He also made the argument to the group that he made to Chernomyrdin that -- two things -- one, that if we can reverse the ethnic cleansing, then we can follow up with an effort in the Balkans -- something the President talked about originally in San Francisco, and much more at the NATO Summit -- an effort for a Southeast Europe initiative so that the things that are pulling the Balkans together are more powerful than the things that are pulling it apart.
He said that he believed -- he made the same argument that the reason a strong international security presence is necessary is to keep the peace, and to avoid a new civil war, as he said, with a greater Albania vying against a greater Serbia. And he said he does not believe we can bring the Kosovars home without an international security presence, which also would provide some protection to the Serb population in Kosovo. And the President said many times that he would expect a mandate of this force to be to protect all of the people of Kosovo -- Serb, as well as Kosovars.
Q Is there a letter from Milosevic?
SENIOR ADMINISTRATION OFFICIAL: There's a letter from Milosevic which, unfortunately, has nothing new in it.
Q Did Reverend Jackson repeat his request?
SENIOR ADMINISTRATION OFFICIAL: The letter we received yesterday from Reverend Jackson.
Q Did Reverend Jackson repeat his request for some sort of reciprocal gesture on the part of the U.S. and NATO?
SENIOR ADMINISTRATION OFFICIAL: He did. He said that he would -- he believed it would be useful for there to be a diplomatic -- a diplomatic gesture deserves a diplomatic gesture.
Q Is there going to be a diplomatic gesture?
SENIOR ADMINISTRATION OFFICIAL: I think we will take the steps that we think are appropriate.
Q Was there any discussion of releasing the Yugoslav prisoners, for example?
SENIOR ADMINISTRATION OFFICIAL: Well, that is a matter that we've been considering for some time. There's no decision that's been made.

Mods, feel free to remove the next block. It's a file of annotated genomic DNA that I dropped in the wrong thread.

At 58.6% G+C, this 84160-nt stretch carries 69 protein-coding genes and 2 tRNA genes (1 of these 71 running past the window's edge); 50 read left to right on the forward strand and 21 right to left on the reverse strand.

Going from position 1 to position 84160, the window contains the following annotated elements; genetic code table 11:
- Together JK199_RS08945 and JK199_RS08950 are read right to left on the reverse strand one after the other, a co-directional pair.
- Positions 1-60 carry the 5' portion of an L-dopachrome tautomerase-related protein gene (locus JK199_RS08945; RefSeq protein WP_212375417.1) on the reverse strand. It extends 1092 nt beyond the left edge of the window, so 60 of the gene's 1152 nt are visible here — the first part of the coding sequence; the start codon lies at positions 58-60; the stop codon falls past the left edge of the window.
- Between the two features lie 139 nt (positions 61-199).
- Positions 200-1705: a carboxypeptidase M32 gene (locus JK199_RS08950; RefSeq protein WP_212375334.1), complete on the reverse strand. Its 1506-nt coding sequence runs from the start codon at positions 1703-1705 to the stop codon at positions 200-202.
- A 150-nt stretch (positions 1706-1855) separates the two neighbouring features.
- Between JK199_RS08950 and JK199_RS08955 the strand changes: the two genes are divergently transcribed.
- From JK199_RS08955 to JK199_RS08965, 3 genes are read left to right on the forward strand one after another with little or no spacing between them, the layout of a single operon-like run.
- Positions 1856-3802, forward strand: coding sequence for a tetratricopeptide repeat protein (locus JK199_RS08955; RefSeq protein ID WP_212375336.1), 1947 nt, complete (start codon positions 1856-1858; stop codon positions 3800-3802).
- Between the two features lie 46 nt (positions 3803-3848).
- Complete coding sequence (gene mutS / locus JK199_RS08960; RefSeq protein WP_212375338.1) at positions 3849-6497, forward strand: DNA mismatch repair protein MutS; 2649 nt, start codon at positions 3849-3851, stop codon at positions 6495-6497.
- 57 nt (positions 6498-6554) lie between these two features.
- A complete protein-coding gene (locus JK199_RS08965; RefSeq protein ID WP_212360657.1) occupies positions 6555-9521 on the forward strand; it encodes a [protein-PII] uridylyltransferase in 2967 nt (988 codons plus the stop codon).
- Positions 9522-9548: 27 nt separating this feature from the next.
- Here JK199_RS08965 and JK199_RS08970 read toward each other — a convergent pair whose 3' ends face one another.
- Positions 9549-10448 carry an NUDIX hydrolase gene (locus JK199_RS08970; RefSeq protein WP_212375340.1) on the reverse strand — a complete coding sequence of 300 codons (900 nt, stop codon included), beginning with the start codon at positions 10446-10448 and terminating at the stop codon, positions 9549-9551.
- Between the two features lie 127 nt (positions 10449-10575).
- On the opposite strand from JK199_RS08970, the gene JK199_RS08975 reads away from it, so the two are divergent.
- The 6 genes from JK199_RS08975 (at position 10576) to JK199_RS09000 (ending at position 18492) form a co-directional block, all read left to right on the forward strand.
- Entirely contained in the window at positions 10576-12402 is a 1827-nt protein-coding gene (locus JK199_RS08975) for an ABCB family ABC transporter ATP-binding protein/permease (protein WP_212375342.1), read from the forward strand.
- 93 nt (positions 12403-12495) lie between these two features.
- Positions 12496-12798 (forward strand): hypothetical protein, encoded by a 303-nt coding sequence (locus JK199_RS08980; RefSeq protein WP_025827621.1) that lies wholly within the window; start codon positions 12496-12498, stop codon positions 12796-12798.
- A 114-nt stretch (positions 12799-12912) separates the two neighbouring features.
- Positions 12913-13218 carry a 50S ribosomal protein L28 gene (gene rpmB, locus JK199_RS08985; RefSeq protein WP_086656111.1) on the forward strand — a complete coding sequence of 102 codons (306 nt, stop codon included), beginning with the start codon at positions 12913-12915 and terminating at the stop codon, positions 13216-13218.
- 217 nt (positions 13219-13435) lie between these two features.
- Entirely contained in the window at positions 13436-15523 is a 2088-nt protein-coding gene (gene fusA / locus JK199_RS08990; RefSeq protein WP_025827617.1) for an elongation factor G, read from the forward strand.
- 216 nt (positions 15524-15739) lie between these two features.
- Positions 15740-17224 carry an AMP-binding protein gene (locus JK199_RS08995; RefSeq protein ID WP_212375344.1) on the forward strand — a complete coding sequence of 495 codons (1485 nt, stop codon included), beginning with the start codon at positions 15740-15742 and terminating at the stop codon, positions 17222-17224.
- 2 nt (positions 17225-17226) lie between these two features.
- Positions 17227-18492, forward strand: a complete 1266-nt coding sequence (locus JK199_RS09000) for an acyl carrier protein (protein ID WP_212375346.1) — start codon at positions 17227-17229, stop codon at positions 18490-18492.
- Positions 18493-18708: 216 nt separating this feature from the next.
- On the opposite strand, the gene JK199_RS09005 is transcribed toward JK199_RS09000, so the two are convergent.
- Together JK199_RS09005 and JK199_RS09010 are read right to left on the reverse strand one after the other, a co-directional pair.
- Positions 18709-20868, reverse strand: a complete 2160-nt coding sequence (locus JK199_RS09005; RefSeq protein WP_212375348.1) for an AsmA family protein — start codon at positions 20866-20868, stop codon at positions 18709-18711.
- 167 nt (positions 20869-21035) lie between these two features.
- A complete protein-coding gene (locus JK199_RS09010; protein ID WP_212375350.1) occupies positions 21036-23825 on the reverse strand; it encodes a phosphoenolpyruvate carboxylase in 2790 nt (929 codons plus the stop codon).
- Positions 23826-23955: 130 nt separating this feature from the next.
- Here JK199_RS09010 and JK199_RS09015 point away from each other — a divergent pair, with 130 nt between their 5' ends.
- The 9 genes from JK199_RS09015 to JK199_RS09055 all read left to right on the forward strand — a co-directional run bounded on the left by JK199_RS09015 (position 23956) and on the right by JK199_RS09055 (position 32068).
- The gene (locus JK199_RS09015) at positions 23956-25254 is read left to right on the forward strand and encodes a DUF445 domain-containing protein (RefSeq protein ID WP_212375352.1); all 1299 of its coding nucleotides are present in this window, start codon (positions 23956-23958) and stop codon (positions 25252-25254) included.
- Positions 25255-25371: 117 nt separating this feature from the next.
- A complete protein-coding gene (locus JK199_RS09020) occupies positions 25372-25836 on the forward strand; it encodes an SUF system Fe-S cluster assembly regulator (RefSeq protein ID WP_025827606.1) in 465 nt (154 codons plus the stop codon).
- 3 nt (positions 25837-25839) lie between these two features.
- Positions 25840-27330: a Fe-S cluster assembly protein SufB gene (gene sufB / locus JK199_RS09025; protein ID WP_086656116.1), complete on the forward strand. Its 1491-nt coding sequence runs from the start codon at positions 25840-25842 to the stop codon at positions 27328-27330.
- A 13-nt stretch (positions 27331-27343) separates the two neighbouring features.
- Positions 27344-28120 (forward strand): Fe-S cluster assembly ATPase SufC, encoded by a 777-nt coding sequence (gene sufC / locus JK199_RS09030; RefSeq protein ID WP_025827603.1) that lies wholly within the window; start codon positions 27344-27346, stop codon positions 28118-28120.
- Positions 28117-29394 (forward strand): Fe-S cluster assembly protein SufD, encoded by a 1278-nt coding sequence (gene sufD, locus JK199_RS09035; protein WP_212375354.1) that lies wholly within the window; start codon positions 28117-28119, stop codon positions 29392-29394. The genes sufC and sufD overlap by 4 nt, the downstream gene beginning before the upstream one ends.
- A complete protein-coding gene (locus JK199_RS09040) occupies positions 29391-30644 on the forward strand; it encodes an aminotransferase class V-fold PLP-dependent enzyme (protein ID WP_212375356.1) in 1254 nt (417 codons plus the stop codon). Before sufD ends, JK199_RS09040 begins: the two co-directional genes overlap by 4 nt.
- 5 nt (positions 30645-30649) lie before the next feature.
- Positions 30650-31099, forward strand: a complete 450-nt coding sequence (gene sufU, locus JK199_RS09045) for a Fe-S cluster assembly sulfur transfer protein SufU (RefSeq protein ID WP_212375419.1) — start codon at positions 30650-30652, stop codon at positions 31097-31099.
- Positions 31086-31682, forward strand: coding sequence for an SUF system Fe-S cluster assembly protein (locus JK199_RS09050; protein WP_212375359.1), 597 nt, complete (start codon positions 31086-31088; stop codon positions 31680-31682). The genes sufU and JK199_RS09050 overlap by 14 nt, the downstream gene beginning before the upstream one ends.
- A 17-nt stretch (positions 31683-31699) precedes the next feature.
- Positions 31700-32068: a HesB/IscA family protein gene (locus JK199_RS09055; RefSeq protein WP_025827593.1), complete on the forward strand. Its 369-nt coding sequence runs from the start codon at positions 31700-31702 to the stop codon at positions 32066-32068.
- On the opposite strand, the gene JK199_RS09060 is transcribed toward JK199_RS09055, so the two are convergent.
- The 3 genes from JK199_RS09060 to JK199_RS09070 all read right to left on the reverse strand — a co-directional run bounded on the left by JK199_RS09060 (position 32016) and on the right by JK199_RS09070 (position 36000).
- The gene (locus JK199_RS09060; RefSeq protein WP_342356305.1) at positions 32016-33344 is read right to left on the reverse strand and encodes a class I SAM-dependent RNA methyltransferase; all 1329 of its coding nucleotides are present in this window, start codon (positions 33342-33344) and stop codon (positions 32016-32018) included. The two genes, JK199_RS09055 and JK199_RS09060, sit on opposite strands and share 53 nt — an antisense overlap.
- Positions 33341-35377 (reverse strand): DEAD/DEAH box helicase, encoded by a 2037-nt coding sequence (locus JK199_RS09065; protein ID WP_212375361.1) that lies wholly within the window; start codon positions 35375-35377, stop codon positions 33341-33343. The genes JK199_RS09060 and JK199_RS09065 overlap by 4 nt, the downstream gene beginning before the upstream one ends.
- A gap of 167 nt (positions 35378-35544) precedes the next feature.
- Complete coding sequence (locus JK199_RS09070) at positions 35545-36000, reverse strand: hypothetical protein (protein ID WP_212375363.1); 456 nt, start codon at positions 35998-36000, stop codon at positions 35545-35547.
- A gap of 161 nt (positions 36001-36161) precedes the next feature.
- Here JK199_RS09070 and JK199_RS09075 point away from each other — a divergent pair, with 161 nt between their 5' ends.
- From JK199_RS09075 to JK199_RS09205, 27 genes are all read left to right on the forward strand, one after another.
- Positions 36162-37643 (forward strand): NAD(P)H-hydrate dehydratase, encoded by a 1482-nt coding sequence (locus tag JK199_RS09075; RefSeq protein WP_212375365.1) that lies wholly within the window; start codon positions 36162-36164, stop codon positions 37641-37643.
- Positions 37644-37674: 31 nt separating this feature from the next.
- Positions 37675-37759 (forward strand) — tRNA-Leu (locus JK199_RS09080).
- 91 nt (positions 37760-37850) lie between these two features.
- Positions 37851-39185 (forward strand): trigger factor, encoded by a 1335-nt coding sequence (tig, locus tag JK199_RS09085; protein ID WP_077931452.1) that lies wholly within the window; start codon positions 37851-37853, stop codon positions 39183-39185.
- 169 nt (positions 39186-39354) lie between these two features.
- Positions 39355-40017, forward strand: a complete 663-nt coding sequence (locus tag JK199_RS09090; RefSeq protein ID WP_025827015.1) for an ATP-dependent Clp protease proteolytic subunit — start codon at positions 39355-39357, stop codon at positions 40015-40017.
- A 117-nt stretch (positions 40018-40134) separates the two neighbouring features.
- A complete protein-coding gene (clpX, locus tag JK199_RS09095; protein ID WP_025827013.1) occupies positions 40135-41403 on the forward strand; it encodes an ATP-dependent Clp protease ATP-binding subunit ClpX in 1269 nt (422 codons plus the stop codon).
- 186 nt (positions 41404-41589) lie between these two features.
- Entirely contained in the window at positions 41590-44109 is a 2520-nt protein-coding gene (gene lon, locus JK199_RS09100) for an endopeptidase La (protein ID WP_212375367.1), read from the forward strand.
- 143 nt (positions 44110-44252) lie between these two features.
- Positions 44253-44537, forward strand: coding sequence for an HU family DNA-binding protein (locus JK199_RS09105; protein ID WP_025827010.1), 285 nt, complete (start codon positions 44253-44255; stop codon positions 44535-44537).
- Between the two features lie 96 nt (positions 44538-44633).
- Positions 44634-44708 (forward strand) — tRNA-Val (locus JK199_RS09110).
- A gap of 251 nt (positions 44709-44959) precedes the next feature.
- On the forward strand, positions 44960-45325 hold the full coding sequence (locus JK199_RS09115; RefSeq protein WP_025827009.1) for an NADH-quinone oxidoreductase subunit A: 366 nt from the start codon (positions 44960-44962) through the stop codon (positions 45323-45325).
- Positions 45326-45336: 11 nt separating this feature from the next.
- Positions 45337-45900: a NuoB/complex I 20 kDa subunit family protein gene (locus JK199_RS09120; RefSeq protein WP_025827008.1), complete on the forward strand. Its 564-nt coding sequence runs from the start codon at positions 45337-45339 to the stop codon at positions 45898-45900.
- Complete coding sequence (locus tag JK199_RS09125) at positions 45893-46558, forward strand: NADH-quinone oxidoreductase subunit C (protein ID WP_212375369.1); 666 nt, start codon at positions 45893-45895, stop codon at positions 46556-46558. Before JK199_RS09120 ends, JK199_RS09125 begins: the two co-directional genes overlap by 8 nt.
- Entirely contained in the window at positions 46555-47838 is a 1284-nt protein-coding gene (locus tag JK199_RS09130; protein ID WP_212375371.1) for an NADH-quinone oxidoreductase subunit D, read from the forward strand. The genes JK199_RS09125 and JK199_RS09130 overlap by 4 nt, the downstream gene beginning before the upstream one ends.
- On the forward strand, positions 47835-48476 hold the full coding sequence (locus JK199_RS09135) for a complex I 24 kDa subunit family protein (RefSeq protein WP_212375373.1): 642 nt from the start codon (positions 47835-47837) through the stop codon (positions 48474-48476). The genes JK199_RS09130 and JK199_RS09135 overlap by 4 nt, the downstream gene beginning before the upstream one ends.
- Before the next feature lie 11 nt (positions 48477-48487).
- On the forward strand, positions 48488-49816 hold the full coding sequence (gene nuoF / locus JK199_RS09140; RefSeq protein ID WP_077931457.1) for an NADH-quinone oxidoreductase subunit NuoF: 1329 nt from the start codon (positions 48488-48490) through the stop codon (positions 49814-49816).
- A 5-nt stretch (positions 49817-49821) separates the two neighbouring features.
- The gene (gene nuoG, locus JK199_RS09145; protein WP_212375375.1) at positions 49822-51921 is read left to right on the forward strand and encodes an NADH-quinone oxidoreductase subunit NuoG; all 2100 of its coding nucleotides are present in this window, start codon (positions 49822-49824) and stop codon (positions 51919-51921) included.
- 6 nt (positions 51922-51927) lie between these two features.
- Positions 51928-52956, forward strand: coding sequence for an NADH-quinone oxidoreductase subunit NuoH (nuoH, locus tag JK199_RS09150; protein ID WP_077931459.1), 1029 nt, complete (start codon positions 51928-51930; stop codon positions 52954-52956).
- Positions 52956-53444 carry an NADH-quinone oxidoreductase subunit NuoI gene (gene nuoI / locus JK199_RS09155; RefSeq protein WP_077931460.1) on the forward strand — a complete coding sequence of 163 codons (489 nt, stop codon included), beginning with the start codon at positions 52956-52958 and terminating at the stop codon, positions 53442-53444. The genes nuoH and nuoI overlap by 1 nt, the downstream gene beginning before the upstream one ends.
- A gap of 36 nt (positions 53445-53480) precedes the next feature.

Q On this question of the nature of the force, he said that the reason why the position was inadequate, as laid out by Milosevic, was that he had not only not agreed to the nature of the international security presence, but the presence at all.
SENIOR ADMINISTRATION OFFICIAL: No. I think that Mr. Milosevic accepts an international presence that is clearly a civilian presence -- something like U.N. monitors. What is less clear is whether he accepts, A, a military presence; and B, what the nature of that military presence might be.
Q My second question is, what's our basis for believing that the KLA or whomever will come back more heavily armed than they were before? Are we seeing some signs to that effect?
SENIOR ADMINISTRATION OFFICIAL: Well, we are seeing -- the KLA is stronger today than it was before Milosevic began his assault on Kosovo. That is an analytical judgment; that's not just my judgment. It is -- there were 500 -- I think these numbers are right -- there were 300-500 KLA members a year ago. There were 5,000-10,000 KLA members at the time of Milosevic's March assault. One can only imagine what is happening in the refugee camps in terms of KLA recruitment, but we have, obviously, some anecdotal information which suggests that the KLA is stronger now than it was before.
With respect to arms, although there is an arms embargo on the former Yugoslavia, there is an Albanian diaspora that has supported the KLA. And I suspect that they will be able to obtain arms and, therefore, ironically, for Milosevic -- the only way that he will keep Kosovo in, even nominally, in the former Yugoslavia, and not get absolutely consumed by his own Afghanistan, is by having an international security presence that will provide some degree of protection, some degree of disarmament of the KLA, and avoid a population of Kosovar Albanians coming back angry, and perhaps having some of that anger directed at Kosovar Serbs.
Q Do Jackson's initiatives, even though they were successful, in any way undercut what the U.S. and NATO is trying to accomplish? And if he had to do it again, even though he had a successful ending, would you rather he not have went?
SENIOR ADMINISTRATION OFFICIAL: Well, I'm glad our soldiers are back, so --
Q That given, does he undercut your effort?
SENIOR ADMINISTRATION OFFICIAL: I think listening to Reverend Jackson, having discussed this with him before he went, and listening to him today, I believe that he genuinely made clear to Milosevic that there's no future in this present course.
Q Reverend Jackson outside is saying that one recommendation that he made to President Clinton was that he make a telephone call to Milosevic to at least thank him for releasing the soldiers, and Jackson said, well, and that conversation might go on further. Is President Clinton planning such a telephone call?